coronavirus chicago

‘Do Not Invite Anyone Over' to Your Home, Chicago's Top Doctor Urges

Arwady's comments come as city officials held a press conference to "sound the alarm" on rising metrics across Chicago

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Chicago's top doctor urged residents to not invite anyone into their homes or apartments as the city experiences multiple coronavirus "warning signs" and enters what officials are calling a "second surge" in the pandemic.

"Please do not invite anyone over to your house or apartment," Chicago Department of Public Health Commissioner Dr. Allison Arwady said Monday. "This is not the time for non-essential gatherings, period."

Arwady's comments come as city officials held a press conference to "sound the alarm" on rising metrics across Chicago.

Currently, Chicago is reporting an average of more than 500 new coronavirus cases daily, the "highest daily rate since the tail end of the first surge at the end of May," officials said.

Mayor Lori Lightfoot warned Monday that Chicago is in the "second surge" of the coronavirus pandemic as the city sees cases spike at "concerning" levels.

As of Monday, Chicago was seeing a 7-day rolling average of 508 new cases per day, according to the city's coronavirus data dashboard. That marks a significant increase from the roughly 300 new cases per day rolling average the city was seeing just three weeks earlier when restrictions were eased.

The numbers also coincide with a 25% increase in non-ICU COVID-19 hospitalizations since Sept. 22, according to city data.

"This is the second surge that Dr. Fauci and Dr. Arwady have been warning about since March," Mayor Lori Lightfoot said. "And we are now in it."

Health officials said numbers in Chicago show that a majority of coronavirus patients know the person who gave it to them. According to data, two out of every three Chicagoans diagnosed knew the person who became the source of their infection. A majority of those infections came from interactions within a home, Arwady added.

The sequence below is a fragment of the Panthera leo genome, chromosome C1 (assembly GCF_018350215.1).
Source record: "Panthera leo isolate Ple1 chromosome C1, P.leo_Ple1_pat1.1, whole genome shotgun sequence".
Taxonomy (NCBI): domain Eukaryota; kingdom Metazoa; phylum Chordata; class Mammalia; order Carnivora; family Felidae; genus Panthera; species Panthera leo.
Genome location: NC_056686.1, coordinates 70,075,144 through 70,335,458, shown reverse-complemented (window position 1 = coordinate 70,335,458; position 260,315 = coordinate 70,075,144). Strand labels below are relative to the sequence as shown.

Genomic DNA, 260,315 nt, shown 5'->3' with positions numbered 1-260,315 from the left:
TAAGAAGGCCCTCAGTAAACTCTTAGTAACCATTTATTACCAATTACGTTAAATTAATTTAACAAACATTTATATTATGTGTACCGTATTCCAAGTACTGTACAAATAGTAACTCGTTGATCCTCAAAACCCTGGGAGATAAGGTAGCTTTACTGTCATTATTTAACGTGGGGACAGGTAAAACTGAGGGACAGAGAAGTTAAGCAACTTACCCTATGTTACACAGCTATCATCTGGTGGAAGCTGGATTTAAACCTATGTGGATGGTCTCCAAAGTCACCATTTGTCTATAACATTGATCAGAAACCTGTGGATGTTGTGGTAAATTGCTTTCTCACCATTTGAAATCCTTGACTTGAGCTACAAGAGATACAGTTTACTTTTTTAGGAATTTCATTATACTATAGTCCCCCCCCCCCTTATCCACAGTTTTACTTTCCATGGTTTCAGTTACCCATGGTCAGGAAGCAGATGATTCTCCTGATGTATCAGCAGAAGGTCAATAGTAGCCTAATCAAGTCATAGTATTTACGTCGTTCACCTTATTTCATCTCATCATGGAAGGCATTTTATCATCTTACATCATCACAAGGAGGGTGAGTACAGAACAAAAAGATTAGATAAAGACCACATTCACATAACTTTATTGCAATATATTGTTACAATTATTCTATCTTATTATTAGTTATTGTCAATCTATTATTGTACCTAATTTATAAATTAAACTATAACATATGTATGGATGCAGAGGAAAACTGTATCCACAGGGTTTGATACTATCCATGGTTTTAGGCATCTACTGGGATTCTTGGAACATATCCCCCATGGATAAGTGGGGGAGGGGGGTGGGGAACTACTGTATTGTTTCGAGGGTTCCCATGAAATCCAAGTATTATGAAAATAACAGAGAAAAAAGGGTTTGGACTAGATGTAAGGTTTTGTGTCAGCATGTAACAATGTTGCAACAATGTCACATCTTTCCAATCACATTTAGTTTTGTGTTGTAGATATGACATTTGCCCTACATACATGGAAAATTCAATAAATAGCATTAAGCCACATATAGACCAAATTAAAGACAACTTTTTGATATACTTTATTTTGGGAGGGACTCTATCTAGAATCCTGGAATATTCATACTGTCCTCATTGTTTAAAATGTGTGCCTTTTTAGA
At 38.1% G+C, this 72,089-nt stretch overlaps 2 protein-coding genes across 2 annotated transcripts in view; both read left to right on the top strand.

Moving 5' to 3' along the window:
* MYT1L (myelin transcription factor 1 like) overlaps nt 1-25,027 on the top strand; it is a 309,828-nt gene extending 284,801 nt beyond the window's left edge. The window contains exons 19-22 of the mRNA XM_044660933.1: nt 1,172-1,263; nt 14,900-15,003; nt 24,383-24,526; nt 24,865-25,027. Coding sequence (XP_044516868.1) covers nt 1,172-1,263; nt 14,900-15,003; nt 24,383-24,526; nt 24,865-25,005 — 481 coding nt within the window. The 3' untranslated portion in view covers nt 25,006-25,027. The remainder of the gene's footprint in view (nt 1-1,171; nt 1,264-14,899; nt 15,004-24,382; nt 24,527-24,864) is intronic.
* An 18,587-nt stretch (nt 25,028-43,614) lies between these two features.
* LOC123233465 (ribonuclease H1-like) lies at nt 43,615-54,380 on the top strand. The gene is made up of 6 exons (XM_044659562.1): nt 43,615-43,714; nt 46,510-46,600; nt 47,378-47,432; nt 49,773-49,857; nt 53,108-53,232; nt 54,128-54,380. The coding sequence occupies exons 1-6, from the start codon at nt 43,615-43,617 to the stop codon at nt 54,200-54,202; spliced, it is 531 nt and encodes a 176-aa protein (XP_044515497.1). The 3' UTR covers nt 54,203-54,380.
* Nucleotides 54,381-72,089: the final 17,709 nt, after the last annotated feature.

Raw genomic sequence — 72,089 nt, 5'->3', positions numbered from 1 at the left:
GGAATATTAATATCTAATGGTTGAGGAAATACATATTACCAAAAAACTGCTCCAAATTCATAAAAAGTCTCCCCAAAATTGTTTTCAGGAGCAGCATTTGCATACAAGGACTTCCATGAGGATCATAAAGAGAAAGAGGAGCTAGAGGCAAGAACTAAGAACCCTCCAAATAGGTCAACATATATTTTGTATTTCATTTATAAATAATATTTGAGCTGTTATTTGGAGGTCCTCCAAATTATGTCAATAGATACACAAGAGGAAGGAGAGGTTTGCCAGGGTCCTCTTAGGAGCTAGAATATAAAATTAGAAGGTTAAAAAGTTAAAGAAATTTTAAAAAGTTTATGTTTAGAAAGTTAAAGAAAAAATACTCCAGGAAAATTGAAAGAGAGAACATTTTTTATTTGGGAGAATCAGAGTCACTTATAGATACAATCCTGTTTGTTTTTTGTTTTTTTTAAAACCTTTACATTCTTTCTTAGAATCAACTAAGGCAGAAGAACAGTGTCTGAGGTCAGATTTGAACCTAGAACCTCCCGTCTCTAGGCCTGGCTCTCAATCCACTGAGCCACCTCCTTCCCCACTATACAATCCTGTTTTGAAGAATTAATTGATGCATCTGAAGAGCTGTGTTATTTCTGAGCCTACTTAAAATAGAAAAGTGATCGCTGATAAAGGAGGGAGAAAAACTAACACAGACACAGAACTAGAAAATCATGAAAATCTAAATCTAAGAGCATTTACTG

"The virus is just looking for opportunities to spread," Arwady said.

Arwady pleaded with residents to wear masks, even while inside homes and to not invite people into homes who don't already live there, unless they must come for essential reasons.

"We are in the beginning of a second surge here and now is the time to do the things we have in our arsenal," Arwady said.

Meanwhile, Chicago could see the return of some restrictions in the coming days if the city's coronavirus metrics continue rising.

"To further fight the spread of COVID-19, the city is considering additional measures in the coming days, including bringing back restrictions on businesses," a release from the mayor's office read Monday.

Lightfoot warned that if the numbers continue rising, the city could see returns to phase three restrictions.

"We will not hesitate to take the steps to save our city and save our residents," she said.

She said while the surge is not surprising, she attributed it largely to the fact that "COVID thrives in enclosed spaces."

"We've been talking about these kinds of risks now from the very beginning," she said.

Lightfoot and Arwady last month announced that the city would ease some of the restrictions put in place to slow the spread of the coronavirus, allowing indoor bar service again and raising capacity limits on businesses, including restaurants, among other major changes.

The changes that took effect on Oct. 1 included increasing indoor capacity at restaurants, health and fitness centers, personal services, non-essential retail and all other establishments from 25% to 40%.

Bars, breweries, taverns and other businesses that serve alcohol without a food license could also open indoor seating - shut down since late July - at 25% capacity up to 50 people, officials said.

The city has been in phase four of its reopening plan since June 26, when some of the earlier restrictions put in place to slow the spread of the deadly coronavirus were gradually lifted.

Then on July 24, city officials changed course to shut down indoor bar service, reduce capacity limits at fitness classes and heighten other restrictions as the city continued to see an increase in its average number of daily new cases.

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